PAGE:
Yearn Finance’s copy fraud tries to steal the keys from visitors

Yield Farming’s decentralized financing platform Yearn Finance has a stuntman who trick visitors into sharing the private keys of their cryptocurrency wallets.

Yearn Finance’s fraudulent website perfectly copies almost every aspect of the original yearn.finance website except for the design, website copy and even the domain name. The scammers behind the website chose the domain name “yaerm.finance”, which makes it look very similar to “yearn.finace”.

They also advertised their landing page for the search term “Sehnsuchtsfinanzierung”, which is why it appears at the top of search results when looking for the actual website.

The fake address (in red) above the real address (in green).
Yearn Finance’s copy fraud tries to steal the keys from visitors
Yearn Finance’s copy fraud tries to steal the keys from visitors

As soon as a user clicks on the ad, they are taken to the yaerm.finance page, which looks exactly like the official Yearn Finance website. However, after scrolling down from the first window that appears, you find that the website has a strange guide to “seven easy hairstyles”.

Similar to the original website, The fraudulent website also offers six different options in the first window. These include Board, Vaults, Win, Zap, Hedge and Statistics.

Regardless of which option a user clicks, they’ll be taken to a page asking users to plug in their wallets.

When users try to link their wallets, the scam site will display a list of crypto wallets for them to choose from.. A pop-up window will then appear asking users to release the private key or passphrase.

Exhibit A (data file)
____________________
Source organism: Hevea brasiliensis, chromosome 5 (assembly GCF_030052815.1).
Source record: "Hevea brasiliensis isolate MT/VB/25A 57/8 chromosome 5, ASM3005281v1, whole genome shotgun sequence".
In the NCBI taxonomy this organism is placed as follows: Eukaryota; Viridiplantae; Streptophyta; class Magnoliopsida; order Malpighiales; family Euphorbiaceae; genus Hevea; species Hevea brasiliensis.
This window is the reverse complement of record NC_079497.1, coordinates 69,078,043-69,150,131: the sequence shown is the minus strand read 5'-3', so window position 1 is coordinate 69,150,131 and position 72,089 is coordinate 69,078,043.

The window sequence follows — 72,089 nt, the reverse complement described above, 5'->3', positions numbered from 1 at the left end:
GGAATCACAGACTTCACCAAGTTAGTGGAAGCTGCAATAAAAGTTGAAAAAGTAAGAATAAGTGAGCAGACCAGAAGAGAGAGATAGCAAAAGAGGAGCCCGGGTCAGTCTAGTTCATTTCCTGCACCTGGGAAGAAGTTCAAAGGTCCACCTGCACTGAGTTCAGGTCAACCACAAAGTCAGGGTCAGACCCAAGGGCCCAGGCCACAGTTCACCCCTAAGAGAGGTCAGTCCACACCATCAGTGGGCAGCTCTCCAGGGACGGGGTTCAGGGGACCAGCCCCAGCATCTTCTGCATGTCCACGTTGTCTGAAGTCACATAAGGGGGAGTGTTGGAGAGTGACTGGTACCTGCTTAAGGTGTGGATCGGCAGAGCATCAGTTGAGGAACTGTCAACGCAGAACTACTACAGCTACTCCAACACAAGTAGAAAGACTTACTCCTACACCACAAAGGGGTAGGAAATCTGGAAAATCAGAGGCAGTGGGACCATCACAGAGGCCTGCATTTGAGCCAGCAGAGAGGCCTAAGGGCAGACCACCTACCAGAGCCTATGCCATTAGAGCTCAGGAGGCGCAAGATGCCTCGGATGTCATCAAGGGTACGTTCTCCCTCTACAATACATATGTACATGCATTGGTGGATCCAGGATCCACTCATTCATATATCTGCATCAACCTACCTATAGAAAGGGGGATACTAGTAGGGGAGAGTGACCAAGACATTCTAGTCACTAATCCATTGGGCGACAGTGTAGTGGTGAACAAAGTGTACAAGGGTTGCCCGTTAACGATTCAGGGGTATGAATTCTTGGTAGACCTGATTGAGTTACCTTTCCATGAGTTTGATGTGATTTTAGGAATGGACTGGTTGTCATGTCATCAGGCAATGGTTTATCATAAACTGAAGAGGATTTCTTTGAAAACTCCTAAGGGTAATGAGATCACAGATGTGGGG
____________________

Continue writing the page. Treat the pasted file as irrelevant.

Copy fraud is relatively common in the crypto space. Another website disguises itself as a trust wallet to mislead cryptocurrency users.

Crypto india wrote On Twitter, scammers have sent dust – a very small part of a cryptocurrency that cannot be traded or transacted – from Binance Coin (BNB) to random cryptocurrency wallets. Each of these transactions had a memo informing users that they had earned 30 or 50 BNB tokens and included an external link to “claim” those tokens.

The Trust Wallet-like website has a call-to-action that says “Claim Prize” and, when clicked, opens a window asking users to enter their private keys.

Users who are new to the world of cryptocurrencies and are unaware of the importance of keeping their private keys “private” can easily fall for these scams and give scammers easy access to their funds.

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